Essentially a one-man band, Scott Weinkle uses simplistic rock formulas and basic sonic tricks to expand conventional rock in a fashion where the rock of the past can still hold relevance in the present. Dreamhome is an excellent example of the theory that basic predictable songs can be reinvented and essentially transformed into new and personal treatments of past styles. Although it’s not specified, one gets the impression that this was all done in one take: unaltered and confident. With wavy, transparent interludes, Dreamhome is a quaint pop album that culminates in a series of categorical but original songs of sentiment and repressed angst.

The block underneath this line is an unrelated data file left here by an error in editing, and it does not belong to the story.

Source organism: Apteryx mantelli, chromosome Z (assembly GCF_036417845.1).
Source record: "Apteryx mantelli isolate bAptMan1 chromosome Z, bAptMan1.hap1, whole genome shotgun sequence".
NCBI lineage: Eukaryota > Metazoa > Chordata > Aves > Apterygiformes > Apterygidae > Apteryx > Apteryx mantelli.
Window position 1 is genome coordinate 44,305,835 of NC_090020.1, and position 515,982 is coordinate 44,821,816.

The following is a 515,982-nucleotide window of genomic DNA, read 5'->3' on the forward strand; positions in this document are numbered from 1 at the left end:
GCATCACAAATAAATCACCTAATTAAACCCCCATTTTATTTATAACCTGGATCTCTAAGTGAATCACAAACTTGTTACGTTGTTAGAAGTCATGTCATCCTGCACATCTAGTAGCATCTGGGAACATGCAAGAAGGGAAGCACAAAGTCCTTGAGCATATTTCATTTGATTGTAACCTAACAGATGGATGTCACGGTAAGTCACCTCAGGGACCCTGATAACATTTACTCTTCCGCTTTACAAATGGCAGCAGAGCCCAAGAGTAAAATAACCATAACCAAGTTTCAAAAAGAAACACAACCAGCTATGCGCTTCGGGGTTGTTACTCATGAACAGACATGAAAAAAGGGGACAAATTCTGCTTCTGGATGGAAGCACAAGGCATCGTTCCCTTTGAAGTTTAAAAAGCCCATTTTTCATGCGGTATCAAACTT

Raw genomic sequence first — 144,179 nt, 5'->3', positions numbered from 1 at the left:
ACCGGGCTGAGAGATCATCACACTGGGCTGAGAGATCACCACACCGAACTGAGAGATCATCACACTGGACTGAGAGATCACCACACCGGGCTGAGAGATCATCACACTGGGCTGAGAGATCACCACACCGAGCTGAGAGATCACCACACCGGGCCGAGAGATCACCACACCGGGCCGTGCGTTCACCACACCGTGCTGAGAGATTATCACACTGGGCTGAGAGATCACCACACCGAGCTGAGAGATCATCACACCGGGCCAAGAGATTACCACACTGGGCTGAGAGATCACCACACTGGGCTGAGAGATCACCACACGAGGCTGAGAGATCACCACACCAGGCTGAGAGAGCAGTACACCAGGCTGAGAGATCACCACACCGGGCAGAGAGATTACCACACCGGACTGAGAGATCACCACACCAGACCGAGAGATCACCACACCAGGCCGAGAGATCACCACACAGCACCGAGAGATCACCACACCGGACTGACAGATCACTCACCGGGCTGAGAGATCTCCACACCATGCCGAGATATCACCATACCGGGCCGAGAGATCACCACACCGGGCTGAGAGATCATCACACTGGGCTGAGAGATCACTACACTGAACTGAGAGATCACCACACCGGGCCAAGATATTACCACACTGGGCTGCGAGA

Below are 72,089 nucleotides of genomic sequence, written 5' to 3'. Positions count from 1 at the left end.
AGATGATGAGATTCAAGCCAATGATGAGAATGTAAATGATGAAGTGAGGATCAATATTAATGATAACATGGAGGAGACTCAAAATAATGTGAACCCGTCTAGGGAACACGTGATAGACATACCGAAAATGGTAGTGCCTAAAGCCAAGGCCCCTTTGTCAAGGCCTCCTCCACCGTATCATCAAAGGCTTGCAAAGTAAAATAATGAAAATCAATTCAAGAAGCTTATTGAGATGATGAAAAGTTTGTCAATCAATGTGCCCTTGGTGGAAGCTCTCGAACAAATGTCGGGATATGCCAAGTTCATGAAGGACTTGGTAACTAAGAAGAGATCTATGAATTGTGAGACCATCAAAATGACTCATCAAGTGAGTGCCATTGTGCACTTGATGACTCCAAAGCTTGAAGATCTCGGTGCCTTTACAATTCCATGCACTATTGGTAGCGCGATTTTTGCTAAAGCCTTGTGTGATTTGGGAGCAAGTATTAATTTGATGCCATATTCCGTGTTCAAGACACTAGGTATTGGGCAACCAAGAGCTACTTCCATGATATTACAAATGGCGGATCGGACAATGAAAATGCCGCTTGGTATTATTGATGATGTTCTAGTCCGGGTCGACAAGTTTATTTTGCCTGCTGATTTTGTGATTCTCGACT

There are no complex transitions or any attempts to boost the songs with postproduction tricks. Echoed-out vocals and liberal use of a delay pedal is what turns these cute, high school-esque pop ballads into sophisticated and straightforward guitar-driven rock. With the open and airy garage of “English Garden,” Weinkle exposes his vulnerability to quaint remissions of desire; but the relentlessly hook-laden “Curtains” shows that he still likes to beat the guitar for all it’s worth. By the end, rock purists can say that they’ve found a home and simple solace in Velvet Sun.